Adam talks about how his diagnosis of nodular lymphocyte-predominant Hodgkin lymphoma made him realise he was not invincible.

Adam F doing abseil

At 27, I had a dog-walking business and worked part-time in retail. I was fit and active – not only walking dogs for around 2 hours a day, but also regularly playing football and swimming, and travelling as much as money and time would allow.

About 4 years beforehand, I had noticed a lump in my armpit and had been to my GP. At the time, he reassured me it was fatty tissue. Although the lump didn’t go, I ignored it. That was until July 2018, when I noticed the lump suddenly get a lot larger. I also noticed lumps in my neck and chest, and the right hand side of my chest looked like as if it was curving inwards.

I didn’t feel ill and was just getting on with my busy life, but this change worried me so I went back to the GP.

As soon as I lifted my arm up, he told me that he was going to refer me to hospital straightaway. This was the start of a couple of months of tests, including X-rays, ultrasound and MRI scans, numerous blood tests and ultimately a biopsy.

Like many people in their 20s, I thought I was invincible. I never thought anything could be seriously wrong. So I was totally shocked when I was told I had nodular lymphocyte-predominant Hodgkin lymphoma (NLPHL) stage 3, a slow growing type of lymphoma. It took a while to sink in that I had cancer.

In a weird way, I felt a bit of relief because now I knew what the lump was.

Things moved really quickly after that. I was introduced to the haematology team who explained that because NLPHL is a slow-growing type of lymphoma, they would need to assess whether I needed treatment straightaway or would have a period of active monitoring (watch and wait). A PET scan revealed that the lymphoma was at a stage where treatment was needed, so in October 2018 I was told that I would need 6 cycles of R-ABVD chemotherapy and growth factor G-CSF 4 days after the chemotherapy for 5 days.  

I felt that my life was on hold and I no longer had control over it.

I told very few people. I felt embarrassed to tell my friends, so only told my family and my manager at work. My parents, brother and sisters were really supportive and my dad went to all the treatments with me.

When I went in for my first treatment on 2 October 2018 I really didn’t want to go through with it. It felt like this was happening to someone else. But I knew I had no choice, so got on with it.  

I really didn't want to go through treatment, but I knew I had no choice.

Treatment wasn’t as bad as I thought it would be. I got away with relatively few side effects, and only remember feeling sick once. I started to lose my eyebrows and leg hair but was glad that my hair and beard didn’t fall out completely. The things that were the most problematic were constipation and insomnia. In fact, it was the G-CSF that caused the most trouble, causing really bad hip and back pain, although even that improved over time.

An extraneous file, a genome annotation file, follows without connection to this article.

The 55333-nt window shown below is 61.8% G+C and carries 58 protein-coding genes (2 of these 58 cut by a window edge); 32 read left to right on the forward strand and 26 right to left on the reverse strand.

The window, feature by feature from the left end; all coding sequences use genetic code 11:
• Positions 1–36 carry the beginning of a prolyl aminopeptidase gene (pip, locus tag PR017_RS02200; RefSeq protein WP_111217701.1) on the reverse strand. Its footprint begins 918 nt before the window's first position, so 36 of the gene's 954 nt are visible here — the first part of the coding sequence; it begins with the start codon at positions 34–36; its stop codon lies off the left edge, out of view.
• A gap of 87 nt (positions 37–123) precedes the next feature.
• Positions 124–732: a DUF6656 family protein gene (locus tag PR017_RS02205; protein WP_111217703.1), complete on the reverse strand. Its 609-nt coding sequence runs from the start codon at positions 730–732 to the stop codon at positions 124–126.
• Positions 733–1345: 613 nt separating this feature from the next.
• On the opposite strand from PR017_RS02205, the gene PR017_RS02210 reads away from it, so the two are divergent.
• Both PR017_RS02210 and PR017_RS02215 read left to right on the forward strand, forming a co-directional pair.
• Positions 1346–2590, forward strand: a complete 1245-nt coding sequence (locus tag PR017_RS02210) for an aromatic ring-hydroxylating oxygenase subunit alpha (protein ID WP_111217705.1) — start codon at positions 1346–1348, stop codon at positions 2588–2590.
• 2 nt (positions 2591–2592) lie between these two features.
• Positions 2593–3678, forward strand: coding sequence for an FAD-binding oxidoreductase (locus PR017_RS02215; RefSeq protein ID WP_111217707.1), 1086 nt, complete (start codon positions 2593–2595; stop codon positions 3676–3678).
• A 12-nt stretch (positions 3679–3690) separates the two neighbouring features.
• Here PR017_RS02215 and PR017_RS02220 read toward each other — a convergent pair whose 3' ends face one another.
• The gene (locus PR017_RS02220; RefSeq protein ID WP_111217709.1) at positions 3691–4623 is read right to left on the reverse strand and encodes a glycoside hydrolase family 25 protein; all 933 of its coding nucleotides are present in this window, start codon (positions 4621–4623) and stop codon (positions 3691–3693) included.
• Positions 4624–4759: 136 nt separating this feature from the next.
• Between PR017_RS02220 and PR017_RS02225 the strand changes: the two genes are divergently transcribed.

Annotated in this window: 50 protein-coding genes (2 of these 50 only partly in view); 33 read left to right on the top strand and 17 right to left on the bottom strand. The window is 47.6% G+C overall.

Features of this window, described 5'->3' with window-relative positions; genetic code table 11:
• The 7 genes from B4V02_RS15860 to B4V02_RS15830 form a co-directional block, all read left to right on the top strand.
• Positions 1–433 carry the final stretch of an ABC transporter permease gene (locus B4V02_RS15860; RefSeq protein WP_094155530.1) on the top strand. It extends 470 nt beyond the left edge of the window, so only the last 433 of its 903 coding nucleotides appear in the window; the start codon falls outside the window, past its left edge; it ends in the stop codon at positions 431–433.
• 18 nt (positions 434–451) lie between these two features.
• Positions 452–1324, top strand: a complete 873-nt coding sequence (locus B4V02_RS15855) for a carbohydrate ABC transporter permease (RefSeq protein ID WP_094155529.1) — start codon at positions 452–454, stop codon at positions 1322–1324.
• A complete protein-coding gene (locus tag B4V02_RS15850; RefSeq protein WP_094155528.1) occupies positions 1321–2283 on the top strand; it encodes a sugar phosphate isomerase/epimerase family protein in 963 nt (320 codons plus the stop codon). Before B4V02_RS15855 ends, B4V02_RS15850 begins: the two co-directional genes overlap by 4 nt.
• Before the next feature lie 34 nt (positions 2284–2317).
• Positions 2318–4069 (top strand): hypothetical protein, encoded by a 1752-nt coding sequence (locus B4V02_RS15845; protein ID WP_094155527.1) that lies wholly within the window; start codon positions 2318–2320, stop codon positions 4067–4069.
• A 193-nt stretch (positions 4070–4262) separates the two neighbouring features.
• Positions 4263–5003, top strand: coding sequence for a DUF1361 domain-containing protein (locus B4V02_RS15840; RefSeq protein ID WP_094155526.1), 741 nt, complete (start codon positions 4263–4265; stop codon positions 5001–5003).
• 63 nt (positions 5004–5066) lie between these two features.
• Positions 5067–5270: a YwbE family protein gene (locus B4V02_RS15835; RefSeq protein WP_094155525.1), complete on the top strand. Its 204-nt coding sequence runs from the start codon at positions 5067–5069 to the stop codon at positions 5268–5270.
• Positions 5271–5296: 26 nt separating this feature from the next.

Physically I was acting like nothing was wrong and I was trying to keep things as normal as possible. I continued to walk the dogs, although looking back, I think it was the dogs that were walking me!

I had still not told my work colleagues, and they were asking questions about why I was off. I didn’t feel ready or able to tell them at the time, so made excuses like I had things to take care of and that I would be back at work soon.

I had a scan booked for 22 November. I was surprised at how quickly this had come up as, at that point, I had only had three cycles of treatment. But that scan was really reassuring as it indicated that I was responding to the treatment.

In February I developed a high temperature. My mum noticed I was looking red and I had no energy. Just having a shower was talking all my strength. We realised that this was a red flag moment and that I needed to get straight to hospital.

I had developed neutropenic sepsis and needed to be treated with antibiotics and G-CSF injections to help my neutrophil count recover faster. I was in hospital for a week and my next chemotherapy was delayed.

I had six cycles of chemotherapy over a 6 month period and had another scan at the end. The scan came back clear. I remember crying when I heard the news. It was such a relief for me and for my family.

I returned to work 10 days after my last treatment. I’m fairly sure that the dog walking helped me recover more rapidly. Even on bad days, I had to take the dogs out, which helped keep my fitness up, and probably helped with potential fatigue. They were always so pleased to see me and they stopped me from thinking too much about the lymphoma. They really made me feel much better.

I’m fairly sure that the dog walking helped me recover more rapidly. Even on bad days, I had to take the dogs out, which helped keep my fitness up, and probably helped with potential fatigue.

Looking back, I can barely believe what has happened to me in the past year. My perspective on life has changed so much. I get frustrated with reality TV and all the moaning about silly things. This annoys me in a way it never had before.

I have gone back to playing football and have taken up badminton as a new sport.

When I was first diagnosed, I wanted to keep it to myself, but now I think it is important to learn as much as I can about lymphoma and to raise awareness of it. I went to the Lymphoma Action Conference in May which I found really interesting and helpful and attend a support group locally.

I have always been a keen traveller and try and book as many trips as I can. I finished treatment in March and went to Israel 6 weeks later, then Sweden followed by New Zealand. 

Now that I have finished treatment, I am really keen to give something back and I did an abseil down Liverpool Cathedral in August.

Story posted 1 November 2019